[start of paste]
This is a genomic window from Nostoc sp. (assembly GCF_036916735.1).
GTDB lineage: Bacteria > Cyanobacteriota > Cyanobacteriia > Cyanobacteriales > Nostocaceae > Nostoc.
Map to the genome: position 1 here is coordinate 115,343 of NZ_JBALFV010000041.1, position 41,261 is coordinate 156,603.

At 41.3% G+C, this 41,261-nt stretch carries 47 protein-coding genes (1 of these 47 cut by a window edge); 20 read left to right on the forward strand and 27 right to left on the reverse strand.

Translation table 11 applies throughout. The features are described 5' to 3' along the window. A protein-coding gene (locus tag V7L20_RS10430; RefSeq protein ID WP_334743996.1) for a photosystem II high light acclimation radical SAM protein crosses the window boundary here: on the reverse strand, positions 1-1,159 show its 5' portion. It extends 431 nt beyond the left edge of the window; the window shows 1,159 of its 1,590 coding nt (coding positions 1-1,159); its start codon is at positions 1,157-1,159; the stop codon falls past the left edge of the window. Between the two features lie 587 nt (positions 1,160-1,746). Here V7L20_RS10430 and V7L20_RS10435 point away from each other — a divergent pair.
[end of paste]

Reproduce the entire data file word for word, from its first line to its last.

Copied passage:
This is a genomic window from Nostoc sp. (assembly GCF_036916735.1).
GTDB lineage: Bacteria > Cyanobacteriota > Cyanobacteriia > Cyanobacteriales > Nostocaceae > Nostoc.
Map to the genome: position 1 here is coordinate 115,343 of NZ_JBALFV010000041.1, position 41,261 is coordinate 156,603.

At 41.3% G+C, this 41,261-nt stretch carries 47 protein-coding genes (1 of these 47 cut by a window edge); 20 read left to right on the forward strand and 27 right to left on the reverse strand.

Translation table 11 applies throughout. The features are described 5' to 3' along the window. A protein-coding gene (locus tag V7L20_RS10430; RefSeq protein ID WP_334743996.1) for a photosystem II high light acclimation radical SAM protein crosses the window boundary here: on the reverse strand, positions 1-1,159 show its 5' portion. It extends 431 nt beyond the left edge of the window; the window shows 1,159 of its 1,590 coding nt (coding positions 1-1,159); its start codon is at positions 1,157-1,159; the stop codon falls past the left edge of the window. Between the two features lie 587 nt (positions 1,160-1,746). Here V7L20_RS10430 and V7L20_RS10435 point away from each other — a divergent pair.